CHAPTER 7: RESPIRATION RESPIRATORY PROCESS IN ENERGY PRODUCTION • External respiration: a mechanical process that maintains a continuous exchange of gases between the respiratory surfaces of an organism and its environment • Internal respiration: biochemical process in which energy is made available to all living cells • Aerobic respiration: (1) A form of cellular respiration that requires oxygen in order to generate energy.(2) The process of generating energy by the oxidation of nutrients and using an externalelectron acceptor other than oxygen REGULATORY MECHANISM IN RESPIRATION Ventilation rate: rate of gaseous exchange between the alveoli and blood capillaries RESPIRATION IN PLANTS • Compensation point: light intensity at which the rate of carbon dioxide production during respiration is equal to that of carbon dioxide consumption during photosynthesis .(2) The process of generating energy by the full oxidation of nutrients through Krebs cycle where oxygen is the final electron acceptor • Anaerobic respiration: (1) A form of cellular respiration that occurs when oxygen is absent or scarce.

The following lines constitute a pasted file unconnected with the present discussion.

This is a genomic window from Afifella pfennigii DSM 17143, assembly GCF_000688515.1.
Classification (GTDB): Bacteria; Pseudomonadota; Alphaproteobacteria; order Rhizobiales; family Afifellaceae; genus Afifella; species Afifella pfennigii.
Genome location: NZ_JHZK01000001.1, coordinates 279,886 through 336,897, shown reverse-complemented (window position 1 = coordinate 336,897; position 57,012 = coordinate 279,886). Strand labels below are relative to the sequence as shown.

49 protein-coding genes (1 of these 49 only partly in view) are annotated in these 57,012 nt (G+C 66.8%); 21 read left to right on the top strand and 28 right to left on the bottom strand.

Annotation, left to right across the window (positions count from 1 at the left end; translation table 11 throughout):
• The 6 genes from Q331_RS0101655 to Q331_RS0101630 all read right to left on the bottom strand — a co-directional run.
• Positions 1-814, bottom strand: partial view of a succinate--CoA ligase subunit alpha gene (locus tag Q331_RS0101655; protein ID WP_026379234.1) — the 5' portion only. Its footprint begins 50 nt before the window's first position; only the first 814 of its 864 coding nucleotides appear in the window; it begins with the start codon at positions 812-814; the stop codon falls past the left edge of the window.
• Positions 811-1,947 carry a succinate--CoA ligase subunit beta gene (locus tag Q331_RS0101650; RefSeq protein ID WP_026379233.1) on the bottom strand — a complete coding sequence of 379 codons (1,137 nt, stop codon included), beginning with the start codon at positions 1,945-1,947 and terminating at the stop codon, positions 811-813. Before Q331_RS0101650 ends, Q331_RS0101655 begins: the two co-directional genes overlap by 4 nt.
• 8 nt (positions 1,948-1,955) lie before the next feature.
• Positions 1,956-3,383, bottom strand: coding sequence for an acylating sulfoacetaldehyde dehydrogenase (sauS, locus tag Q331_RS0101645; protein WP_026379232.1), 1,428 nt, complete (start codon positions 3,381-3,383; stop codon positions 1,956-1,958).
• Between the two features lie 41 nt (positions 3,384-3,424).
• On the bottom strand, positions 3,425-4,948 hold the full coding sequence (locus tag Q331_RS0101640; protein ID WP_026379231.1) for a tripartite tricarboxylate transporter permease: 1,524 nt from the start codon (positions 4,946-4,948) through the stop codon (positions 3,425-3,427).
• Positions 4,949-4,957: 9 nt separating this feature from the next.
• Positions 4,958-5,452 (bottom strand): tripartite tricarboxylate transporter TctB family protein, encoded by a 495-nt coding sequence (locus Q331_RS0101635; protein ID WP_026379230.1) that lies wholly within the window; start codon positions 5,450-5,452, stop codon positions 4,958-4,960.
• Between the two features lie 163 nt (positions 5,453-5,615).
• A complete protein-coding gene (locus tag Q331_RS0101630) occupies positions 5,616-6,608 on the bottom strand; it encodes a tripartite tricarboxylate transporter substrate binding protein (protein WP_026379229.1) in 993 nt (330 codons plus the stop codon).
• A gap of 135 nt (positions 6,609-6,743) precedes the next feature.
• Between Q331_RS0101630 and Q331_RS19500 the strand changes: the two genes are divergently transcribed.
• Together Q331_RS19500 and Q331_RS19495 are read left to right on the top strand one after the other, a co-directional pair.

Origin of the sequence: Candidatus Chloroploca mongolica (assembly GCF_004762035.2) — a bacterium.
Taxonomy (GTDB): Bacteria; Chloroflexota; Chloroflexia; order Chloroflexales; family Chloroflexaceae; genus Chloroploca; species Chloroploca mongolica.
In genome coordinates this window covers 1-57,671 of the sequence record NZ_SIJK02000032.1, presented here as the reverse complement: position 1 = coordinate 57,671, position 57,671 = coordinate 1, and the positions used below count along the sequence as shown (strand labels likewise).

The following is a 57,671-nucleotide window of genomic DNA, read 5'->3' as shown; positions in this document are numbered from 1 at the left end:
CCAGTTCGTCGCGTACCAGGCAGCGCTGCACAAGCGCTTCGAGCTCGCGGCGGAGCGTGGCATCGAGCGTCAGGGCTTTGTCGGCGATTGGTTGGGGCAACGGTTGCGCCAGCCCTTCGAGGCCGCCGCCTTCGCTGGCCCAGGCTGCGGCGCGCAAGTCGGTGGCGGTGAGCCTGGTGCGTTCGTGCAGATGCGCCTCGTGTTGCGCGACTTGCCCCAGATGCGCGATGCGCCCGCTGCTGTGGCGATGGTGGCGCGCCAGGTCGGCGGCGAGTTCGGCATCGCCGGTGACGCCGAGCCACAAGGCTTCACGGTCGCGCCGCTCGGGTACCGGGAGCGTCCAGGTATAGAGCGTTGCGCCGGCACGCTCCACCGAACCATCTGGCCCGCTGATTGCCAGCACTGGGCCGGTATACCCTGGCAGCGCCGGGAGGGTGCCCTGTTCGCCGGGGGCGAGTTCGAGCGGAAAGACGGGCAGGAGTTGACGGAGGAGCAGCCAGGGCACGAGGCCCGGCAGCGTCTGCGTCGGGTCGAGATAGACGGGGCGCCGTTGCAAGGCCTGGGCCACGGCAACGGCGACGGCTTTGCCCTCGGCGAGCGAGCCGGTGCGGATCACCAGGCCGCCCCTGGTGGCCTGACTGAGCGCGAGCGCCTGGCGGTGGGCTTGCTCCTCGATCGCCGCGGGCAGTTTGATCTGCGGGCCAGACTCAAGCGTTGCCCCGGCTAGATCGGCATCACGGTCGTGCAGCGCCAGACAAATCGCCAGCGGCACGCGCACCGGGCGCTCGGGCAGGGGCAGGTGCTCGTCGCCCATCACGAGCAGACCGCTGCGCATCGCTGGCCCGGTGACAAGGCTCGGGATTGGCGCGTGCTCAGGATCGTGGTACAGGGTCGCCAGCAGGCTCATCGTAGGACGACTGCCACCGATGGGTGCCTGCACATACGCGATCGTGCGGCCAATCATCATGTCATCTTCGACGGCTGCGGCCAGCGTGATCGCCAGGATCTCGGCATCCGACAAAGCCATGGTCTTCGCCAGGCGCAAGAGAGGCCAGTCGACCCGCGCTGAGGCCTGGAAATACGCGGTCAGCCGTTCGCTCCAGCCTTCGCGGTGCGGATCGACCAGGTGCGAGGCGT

CHAPTER 8: DYNAMIC ECOSYSTEM ABIOTIC AND BIOTIC COMPONENTS OF THE ENVIRONMENT • Biotic: living organism • Abiotic: non. gradient and aspect of a region INTERACTION BETWEEN BIOTIC COMPONENTS IN RELATION TO FEED • Symbiosis: A close relationship between two or more different species which live closely together and interact with each other • Commensalism: A form of symbiosis between two organisms of different species in which one of them benefits from the association whereas the other is largely unaffected or not significantly harmed or benefiting from the relationship • Mutualism: A symbiotic relationship between individuals of different species in which both individuals benefit from the association • Parasitism: A form of symbiosis in which one organism (called parasite) benefits at the expense of another organism usually of different species (called host). The association may also lead to the injury of the host • Saprophytism: type of interaction which living organism obtain food from dead and decaying matter • Competition: an interaction between organism living together in a habitat and competing for the same resources that are limited supply • Intraspecific competition: competition between individuals of the same species • Interspecific competition: competition between individuals of different species COLONISATION AND SUCCESSION IN AN ECOSYSTEM • Ecosystem: a community of organisms which interact with their non.living organism • Humidity: amount of water vapour present in the air • Topography: physical features of the land which concern the altitude.living environment and function as a unit .